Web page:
Jai Greenfield '98
Profile: Jai Jai Greenfield '98
renaissance in Harlem
vintages in the heart of New York, alum demystifies wine for
February 2002, Jai Jai Greenfield '98 and husband Tim Greenfield
'98 took a drive through the New York neighborhood of Harlem
searching for the perfect brownstone.
an observer, Jai Jai (pronounced Jay Jay) and Tim seemed little
different from any other young couple searching for a home:
eager to capitalize on low interest rates and to stake their
claim in an area undergoing a renaissance. But as Greenfield
trawled block after block looking for that first home, she
found thoughts of brownstones pushed aside by a persistent
she reasoned, could someone walk for dozens of blocks in this
newly re-energized part of the city without encountering any
of the upscale wine stores so common in upper Manhattan?
soon as I had the idea, I knew it was one of the most important
things in my life and that I should begin pursuing it immediately,"
the energetic Kellogg alum recalls. She began researching
the market and merchandise, creating a business plan and searching
veteran of Smith Barney's investment banking division and
Morgan Stanley's sales and trading department, Greenfield
isn't afraid of hard work, long hours or blazing a trail as
one of the few African-American females to pursue a certain
line of work.
October her vision became reality with the opening of Harlem
Vintage at the corner of 121st Street and Frederick Douglass
Boulevard in New York. Co-owned and operated with longtime
friend Eric Woods, the store is a cab ride from where her
father grew up and showcases "great wines from all over
the country and the world," according to Greenfield.
Vintage spotlights wines produced by African-American- and
women-owned wineries, groups that have yet to gain equal recognition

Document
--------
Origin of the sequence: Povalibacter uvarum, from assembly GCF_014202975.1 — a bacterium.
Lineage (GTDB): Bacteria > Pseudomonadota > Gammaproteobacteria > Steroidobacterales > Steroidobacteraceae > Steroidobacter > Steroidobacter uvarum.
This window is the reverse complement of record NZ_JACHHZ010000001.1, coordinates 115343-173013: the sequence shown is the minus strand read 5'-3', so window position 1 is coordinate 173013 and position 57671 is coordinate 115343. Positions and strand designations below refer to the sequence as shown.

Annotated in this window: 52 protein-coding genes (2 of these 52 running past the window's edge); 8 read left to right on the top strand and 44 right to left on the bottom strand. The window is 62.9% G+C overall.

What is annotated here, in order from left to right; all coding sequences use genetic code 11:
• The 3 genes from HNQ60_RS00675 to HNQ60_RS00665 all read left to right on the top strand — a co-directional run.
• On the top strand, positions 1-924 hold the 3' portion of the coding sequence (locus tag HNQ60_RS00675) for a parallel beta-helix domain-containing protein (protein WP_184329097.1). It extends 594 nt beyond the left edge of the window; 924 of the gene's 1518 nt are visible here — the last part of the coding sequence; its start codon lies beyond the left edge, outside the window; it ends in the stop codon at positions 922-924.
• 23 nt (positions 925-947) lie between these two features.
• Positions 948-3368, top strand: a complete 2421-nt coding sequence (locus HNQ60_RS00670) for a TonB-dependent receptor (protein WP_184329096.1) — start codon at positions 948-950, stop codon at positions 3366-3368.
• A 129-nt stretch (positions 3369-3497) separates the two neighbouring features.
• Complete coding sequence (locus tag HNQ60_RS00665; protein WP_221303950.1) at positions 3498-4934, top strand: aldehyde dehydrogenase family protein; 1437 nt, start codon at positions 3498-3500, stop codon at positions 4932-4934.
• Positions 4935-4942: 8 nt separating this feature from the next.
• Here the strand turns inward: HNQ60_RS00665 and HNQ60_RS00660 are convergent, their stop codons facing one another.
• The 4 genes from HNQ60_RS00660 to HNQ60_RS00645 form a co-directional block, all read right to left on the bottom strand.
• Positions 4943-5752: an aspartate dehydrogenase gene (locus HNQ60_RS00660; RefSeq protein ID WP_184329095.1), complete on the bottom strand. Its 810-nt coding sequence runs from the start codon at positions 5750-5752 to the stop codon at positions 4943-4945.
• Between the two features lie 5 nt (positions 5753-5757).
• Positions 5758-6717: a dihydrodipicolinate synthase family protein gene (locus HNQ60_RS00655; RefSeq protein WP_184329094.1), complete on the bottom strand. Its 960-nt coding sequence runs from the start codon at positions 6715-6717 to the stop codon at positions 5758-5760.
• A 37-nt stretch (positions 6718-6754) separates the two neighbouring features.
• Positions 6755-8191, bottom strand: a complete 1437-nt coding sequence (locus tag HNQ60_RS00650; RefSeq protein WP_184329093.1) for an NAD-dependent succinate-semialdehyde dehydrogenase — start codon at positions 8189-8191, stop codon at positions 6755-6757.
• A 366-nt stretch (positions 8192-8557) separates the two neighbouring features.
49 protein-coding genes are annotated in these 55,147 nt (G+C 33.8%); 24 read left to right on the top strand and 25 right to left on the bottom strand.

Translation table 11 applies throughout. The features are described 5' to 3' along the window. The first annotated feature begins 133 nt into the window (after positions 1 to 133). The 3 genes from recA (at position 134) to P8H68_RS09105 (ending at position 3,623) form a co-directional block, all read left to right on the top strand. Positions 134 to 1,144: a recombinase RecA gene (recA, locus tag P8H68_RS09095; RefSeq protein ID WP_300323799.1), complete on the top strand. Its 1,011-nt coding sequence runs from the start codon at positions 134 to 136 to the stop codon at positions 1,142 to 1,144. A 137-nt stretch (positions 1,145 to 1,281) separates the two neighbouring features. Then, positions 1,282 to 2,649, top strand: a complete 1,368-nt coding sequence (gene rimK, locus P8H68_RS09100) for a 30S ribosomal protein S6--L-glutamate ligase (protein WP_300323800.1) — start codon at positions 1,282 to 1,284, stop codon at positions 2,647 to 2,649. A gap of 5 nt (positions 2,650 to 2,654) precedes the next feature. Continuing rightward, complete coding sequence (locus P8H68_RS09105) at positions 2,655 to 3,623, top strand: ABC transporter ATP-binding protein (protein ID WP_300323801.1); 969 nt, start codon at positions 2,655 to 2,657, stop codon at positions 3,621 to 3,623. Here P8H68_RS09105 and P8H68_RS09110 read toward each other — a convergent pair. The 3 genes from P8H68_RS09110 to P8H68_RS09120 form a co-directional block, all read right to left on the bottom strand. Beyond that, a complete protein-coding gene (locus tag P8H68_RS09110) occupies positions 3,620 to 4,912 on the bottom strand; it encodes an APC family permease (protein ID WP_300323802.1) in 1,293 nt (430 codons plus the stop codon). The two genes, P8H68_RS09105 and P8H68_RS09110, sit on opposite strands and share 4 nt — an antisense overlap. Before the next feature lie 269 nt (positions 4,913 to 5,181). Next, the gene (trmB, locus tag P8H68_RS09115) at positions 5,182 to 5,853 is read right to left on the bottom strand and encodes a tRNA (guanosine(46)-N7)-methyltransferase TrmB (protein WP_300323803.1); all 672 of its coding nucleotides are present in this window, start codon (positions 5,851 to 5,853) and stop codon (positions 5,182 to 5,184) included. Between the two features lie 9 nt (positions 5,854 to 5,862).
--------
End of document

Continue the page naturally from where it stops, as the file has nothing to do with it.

in the wine industry. Among the labels Harlem Vintage peddles
are Time Warner CEO and Chairman Dick Parson's Il Palazzone
and a pinotage produced by a cooperative of South Africans,
as well as lesser-known brands from all over the world.
Nashville-reared Greenfield, frequent visits to her grandparents
and cousins in Harlem were a childhood highlight. During those
trips she heard stories of the neighborhood's heyday during
the 1920s and 1930s, a time when Harlem was the social center
for Manhattan nightlife and a thriving arts and music center.
Vintage reflects that heritage — it features vintage
photographs of Greenfield's grandparents — while evoking
wine production. Natural countertops have been crafted of
leaves and cork, mahogany wood and curved ceilings are reminiscent
of the barrels where wine is stored.
admits that wine culture can be intimidating and strives to
make it more accessible with weekly public wine tastings and
the store's approachable staff. During her early days at Morgan
Stanley, she often confronted long wine lists over client
dinners at trendy restaurants, when she vowed to learn as
much as she could about the different selections.
"There's a formality, cadence and ceremony that goes along
with wine. There's a certain way to choose a bottle, open
it and enjoy and partake in it," she observes.
and Llura Gund Family Professor of Entrepreneurship Steven
Rogers, one of Greenfield's mentors at the Kellogg School,
says he was proud, but not surprised, to hear of her venture.
seeing more African-Americans, particularly those who are
upper- and middle-class, moving back to cities and reclaiming
them," Rogers says. "I applaud her for recognizing
the opportunities in serving this community."
classmates have been supportive too: Besides frequent visits,
some have attended store events and one turned to Harlem Vintage
to purchase holiday gifts for employees.
Greenfield and her husband have yet to buy that brownstone.
When it comes to life goals, entrepreneurship and even wine,
she takes the long view. All things take time.
is not for the impatient," she says. "A bottle you
buy today may have been produced five years ago. The grapes
were grown two seasons ago. It's a fascinating process —
but not a quick one."